3. Don't overschedule. Your initial time blocks ought to account for an appropriate level of interruptions and emergencies. Even so, a schedule that is too tight can lead to rushed tasks, in resulting errors and frayed nerves. Too little travel time between meetings can result in road rage and accidents. Too many high-pressure activities in a row can leave even the most experienced professional stressed and drained of creativity.

The scheduling of specific tasks is probably the hardest element of time budgets for young professionals. It does take some experience to know how long to allow for various activities. Unfamiliar co-workers can surprise you with expectations that take more time than you had planned. Even the time it takes to negotiate driving times in a new city can play havoc with a schedule. In a few weeks or months, things should be settling into place; if they are not, don't waste time in asking for a mentor for a bit of advice!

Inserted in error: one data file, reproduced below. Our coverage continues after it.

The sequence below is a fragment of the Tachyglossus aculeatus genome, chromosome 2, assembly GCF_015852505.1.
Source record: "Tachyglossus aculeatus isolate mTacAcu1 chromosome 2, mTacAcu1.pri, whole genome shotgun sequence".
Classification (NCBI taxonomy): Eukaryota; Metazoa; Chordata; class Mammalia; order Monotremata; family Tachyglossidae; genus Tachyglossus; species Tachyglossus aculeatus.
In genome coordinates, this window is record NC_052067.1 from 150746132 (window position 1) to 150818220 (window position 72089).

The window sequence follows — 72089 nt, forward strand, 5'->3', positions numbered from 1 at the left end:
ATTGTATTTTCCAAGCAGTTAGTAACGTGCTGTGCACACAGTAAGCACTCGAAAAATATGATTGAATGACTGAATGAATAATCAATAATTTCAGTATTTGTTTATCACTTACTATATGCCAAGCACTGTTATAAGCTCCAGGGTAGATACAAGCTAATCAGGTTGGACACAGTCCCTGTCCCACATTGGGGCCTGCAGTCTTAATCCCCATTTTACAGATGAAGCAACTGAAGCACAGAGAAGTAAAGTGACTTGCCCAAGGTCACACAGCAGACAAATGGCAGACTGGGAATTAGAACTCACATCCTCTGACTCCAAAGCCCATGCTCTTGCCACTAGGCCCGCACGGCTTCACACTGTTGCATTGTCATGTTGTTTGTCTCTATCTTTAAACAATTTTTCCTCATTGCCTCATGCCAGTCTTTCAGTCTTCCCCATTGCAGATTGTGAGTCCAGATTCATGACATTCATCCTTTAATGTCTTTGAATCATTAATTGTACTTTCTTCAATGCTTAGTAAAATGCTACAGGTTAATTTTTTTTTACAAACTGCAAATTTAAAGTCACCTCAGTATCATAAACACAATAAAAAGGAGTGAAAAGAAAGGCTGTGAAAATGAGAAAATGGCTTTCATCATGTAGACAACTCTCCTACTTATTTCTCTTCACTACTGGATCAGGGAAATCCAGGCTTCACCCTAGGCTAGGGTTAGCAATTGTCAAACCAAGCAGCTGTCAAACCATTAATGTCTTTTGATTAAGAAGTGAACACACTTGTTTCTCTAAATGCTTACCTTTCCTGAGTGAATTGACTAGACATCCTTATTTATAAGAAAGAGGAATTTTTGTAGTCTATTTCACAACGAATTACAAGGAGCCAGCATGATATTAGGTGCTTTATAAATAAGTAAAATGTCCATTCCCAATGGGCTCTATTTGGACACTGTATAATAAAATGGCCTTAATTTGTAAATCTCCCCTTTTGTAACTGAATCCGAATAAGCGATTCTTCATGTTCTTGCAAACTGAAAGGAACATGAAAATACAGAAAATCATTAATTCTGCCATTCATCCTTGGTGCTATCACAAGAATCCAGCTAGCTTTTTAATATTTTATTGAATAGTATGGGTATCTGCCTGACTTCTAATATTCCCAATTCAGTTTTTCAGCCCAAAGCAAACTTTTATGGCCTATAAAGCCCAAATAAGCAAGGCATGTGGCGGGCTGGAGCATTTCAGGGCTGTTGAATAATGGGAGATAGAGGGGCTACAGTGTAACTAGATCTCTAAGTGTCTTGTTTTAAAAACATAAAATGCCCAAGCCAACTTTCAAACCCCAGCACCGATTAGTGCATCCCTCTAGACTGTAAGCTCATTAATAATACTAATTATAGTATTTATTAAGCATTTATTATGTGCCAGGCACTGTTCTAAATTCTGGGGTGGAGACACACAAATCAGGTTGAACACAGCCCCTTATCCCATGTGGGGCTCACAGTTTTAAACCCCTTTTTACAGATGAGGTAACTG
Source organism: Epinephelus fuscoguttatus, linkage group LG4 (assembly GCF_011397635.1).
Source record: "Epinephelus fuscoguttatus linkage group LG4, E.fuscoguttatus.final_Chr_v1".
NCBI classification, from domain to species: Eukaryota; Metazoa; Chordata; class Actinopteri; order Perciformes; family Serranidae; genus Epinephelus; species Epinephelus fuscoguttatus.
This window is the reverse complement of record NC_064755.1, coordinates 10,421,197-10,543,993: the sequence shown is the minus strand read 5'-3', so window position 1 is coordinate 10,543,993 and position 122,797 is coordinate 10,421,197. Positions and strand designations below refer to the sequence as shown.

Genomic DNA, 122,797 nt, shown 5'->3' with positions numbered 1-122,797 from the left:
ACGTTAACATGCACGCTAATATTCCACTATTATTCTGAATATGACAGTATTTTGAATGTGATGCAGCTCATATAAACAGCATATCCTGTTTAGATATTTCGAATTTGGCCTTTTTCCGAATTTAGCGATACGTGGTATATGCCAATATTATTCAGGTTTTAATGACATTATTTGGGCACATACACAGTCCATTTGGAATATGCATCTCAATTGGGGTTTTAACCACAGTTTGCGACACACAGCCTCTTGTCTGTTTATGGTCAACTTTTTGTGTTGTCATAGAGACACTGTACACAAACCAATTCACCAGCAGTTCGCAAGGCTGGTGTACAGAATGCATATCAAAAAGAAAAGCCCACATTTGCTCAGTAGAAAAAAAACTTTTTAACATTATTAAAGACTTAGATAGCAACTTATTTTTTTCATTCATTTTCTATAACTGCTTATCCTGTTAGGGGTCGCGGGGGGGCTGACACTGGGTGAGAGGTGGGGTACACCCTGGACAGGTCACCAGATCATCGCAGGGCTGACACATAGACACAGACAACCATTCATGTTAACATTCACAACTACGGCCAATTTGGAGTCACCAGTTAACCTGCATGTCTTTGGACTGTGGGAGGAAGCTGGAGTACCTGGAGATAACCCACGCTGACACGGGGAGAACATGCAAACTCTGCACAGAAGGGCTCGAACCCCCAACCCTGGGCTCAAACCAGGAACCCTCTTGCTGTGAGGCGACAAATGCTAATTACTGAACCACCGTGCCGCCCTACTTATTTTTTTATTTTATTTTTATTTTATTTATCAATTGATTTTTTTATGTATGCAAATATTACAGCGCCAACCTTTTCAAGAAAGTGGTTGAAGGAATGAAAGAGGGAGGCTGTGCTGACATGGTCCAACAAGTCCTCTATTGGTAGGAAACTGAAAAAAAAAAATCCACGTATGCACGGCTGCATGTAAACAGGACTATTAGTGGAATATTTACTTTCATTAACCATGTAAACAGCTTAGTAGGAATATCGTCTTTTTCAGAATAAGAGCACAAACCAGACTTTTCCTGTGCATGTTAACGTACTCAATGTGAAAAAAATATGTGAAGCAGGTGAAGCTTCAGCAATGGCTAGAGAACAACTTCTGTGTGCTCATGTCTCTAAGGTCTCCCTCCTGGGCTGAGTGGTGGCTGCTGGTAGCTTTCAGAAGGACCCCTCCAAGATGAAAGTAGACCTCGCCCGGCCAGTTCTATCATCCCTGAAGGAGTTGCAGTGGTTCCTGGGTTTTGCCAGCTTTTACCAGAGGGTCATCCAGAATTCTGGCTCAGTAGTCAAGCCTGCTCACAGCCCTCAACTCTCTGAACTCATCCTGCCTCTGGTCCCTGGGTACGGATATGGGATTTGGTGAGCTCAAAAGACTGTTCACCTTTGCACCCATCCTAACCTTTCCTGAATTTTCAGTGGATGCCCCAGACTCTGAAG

Time Management Tools A surprisingly important part of professional time management is finding the tools that work best for you. Some of this has to do with personality, and people are actually using their tools for somewhat different time challenges. A second factor has to do with the professional environment. An outside sales person who spends most of her time on the road will use different tools from a desk-bound financial analyst. Calendars, Planners, and Devices A calendar might be the obvious tool, but there are many kinds of calendars!
  • Wall calendars
    Wall calendars might seem low-tech these days, but they remain a popular holiday gift (and advertising medium) because they perform an important function. A wall calendar provides an easy way for a group of people to monitor their common dates, events, deadlines, and project timelines. Some work teams create huge calendars that fill up an entire wall and use them to motivate each other as well as coordinate schedules.
    The calendar might be paper, magnetic, or white board, and color is often used to track different individuals' schedules, on-going projects, or shared priorities.
  • Desk calendars